Expired medicines: safety, effectiveness, and disposal

File image: Pills. Pexels Expired medicines: safety, effectiveness, and disposal

File image: Pills. Pexels Expired medicines: safety, effectiveness, and disposal

Published Sep 15, 2017


Most medicines, whether prescription, over-the-counter (OTC), or complementary, are stamped with expiry dates: the final date at which the manufacturer can guarantee its full potency and effectiveness.

But what happens to a medicine after that date? Is it still safe to use? And, if it isn’t, can you just throw it in the bin?

This is what the experts say: The truth about expiry dates according to Harvard Health Publications (2015), a study conducted by the US Food and Drug Administration (FDA) found that almost 90% of more than 100 drugs were safe and effective as many as 15 years after the expiry date. Additionally, a 2012 report by pharmacist and toxicologist, Lee Cantrell, also found that 12 out of 14 compounds that had been stored for more than 30 years were still as potent as they were at manufacture.

The stability of these substances suggests that many medicines may still be safe to use after their expiry date. Anderson (2014) cautions, however, that since their potency can be affected by their ingredients and storage conditions, it’s hard to say which products will last longer than others. Plus, the medicines in the FDA and other studies were unopened and stored in ideal conditions; something that isn’t the case at home.

In other words: while it may be likely that medicines are still potent after the expiry date, outside of controlled conditions, there’s no guaranteethat they are. And, for many medicines, illnesses, and patients, that remains a dangerous scenario.

Dangers of expired medicines: A medicine losing some of its potency isn’t necessarily a problem if you’re treating something minor, like a headache, Anderson (2014) says. But when you’re taking an antibiotic, even a slight loss of potency can impact on your recovery and contribute to antibiotic resistance; a very serious and growing problem across the world.

Further, if the medicine is being taken for a more serious illness, like a heart condition, epilepsy, or a threatening allergy, a loss of potency can be deadly. So, if you’re considering taking an expired medication, it’s important to consider these factors first.

The stability of different medicines: Some medicines fare better than others over time. According to Anderson (2014), solid drugs, like tablets and capsules, tend to retain the most potency, while medicines that are solution or suspension-based, or those that need to be refrigerated, retain less.

Medicines that she suggests you steer clear of after expiry include:

·         Solution-based substances

·         Injectable drugs, especially if they look cloudy or discoloured

·         EpiPen autoinjectors

·         Insulin

·         Refrigerated liquid

·         Eye drops

·         Oral nitroglycerin (NTG)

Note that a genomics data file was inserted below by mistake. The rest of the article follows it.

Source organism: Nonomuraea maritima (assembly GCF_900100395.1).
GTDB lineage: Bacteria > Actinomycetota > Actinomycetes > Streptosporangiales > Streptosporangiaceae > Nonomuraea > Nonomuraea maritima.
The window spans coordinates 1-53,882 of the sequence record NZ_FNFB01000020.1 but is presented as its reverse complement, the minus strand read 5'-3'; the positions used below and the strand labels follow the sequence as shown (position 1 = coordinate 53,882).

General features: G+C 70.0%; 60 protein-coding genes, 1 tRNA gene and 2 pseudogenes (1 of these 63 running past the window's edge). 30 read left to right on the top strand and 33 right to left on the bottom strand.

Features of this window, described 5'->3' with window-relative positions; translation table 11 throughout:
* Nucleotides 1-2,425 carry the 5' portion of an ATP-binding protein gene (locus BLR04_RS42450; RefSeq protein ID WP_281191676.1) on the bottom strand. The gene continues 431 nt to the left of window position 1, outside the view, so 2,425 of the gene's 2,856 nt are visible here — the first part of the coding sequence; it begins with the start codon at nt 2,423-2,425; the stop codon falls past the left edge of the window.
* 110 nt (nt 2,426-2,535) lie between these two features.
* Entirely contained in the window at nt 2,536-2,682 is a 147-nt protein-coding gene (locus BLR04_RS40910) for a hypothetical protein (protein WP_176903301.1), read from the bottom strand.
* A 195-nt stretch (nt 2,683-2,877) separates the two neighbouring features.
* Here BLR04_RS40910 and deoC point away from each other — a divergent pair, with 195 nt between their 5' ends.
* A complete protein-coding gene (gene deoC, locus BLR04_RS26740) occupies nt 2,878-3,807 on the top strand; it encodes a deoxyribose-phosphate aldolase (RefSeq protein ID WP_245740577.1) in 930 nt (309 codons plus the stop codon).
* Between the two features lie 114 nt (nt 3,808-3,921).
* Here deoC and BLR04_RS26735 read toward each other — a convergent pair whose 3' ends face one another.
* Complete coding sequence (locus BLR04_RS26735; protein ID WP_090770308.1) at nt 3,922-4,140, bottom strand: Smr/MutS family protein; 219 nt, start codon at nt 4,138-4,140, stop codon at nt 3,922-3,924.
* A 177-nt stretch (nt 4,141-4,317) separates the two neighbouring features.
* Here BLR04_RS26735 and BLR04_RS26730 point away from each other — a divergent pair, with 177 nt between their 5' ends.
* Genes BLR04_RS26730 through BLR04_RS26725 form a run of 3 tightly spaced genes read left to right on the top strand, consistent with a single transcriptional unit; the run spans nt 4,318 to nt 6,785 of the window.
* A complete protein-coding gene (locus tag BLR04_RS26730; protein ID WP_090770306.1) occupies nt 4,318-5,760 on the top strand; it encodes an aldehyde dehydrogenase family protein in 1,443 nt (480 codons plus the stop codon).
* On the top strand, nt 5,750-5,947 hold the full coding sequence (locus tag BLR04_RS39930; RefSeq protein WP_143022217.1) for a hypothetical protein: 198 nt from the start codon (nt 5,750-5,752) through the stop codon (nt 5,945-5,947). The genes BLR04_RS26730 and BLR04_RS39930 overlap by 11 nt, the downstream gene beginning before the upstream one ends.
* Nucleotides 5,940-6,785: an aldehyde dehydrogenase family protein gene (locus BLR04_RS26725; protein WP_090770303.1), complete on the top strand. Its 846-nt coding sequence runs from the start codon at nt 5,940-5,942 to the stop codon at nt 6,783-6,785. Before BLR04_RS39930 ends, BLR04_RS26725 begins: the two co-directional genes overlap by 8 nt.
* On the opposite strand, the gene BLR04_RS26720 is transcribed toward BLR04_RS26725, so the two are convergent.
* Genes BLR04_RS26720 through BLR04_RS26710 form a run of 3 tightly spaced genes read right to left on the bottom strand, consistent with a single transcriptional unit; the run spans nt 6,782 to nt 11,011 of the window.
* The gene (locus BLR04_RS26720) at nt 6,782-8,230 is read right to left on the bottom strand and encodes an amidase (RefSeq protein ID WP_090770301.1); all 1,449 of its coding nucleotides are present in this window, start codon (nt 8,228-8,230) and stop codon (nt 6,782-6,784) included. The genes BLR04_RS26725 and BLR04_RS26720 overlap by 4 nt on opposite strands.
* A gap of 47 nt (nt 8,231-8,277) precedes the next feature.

·         Vaccines

·         Biologicals or blood products

·         Medicines that are powdery, crumbling, have a strong smell, or have dried up

In addition, any medicine that you need for a chronic or serious condition, or to treat children or the elderly, should always be a fresh batch.

Dangers of incorrect disposal: When throwing unused or expired medicines away, it’s important not to throw them in the bin or to flush them down the drain or toilet. This is because most medicines don’t occur naturally in the environment, explains Low (2011). Not in the format you’re taking them.

Because of this, says Stassen (2009), when medicines break down, their main ingredients affect the ecosystem, either being consumed by animals or seeping into the soil and contaminating the water.

She adds that medicines flushed down the toilet make their way to water treatment facilities that are not designed to screen or filter for these substances. For instance, in a 2002 geological study in the US, 80% of 139 surveyed streams contained measurable traces of prescription and non-prescription medicines, steroids and hormones. In the short-term, this affects the reproductive health of fish. Long-term, no-one knows.

Low (2011) also warns that it isn’t just the serious drugs you need to be concerned about. All medicines – prescription, OTC, complementary, or even skin-care products – have ingredients that can endanger animals, fish, soil, plants, and people. They must be properly discarded.

Safe medicine disposal in SA: There are a few safe ways to dispose of unused medicines; the safest of which is through your pharmacy. The best time to do this is during National Pharmacy Month held in September, when pharmacists all over South Africa assist in responsibly discarding unused and expired medicine. But most will accept expired medicine throughout the year.

Still not sure what to do with your expired medicine? Chat to your local pharmacist or healthcare professional. They’ll point you and your family in the right (and the safest) direction.

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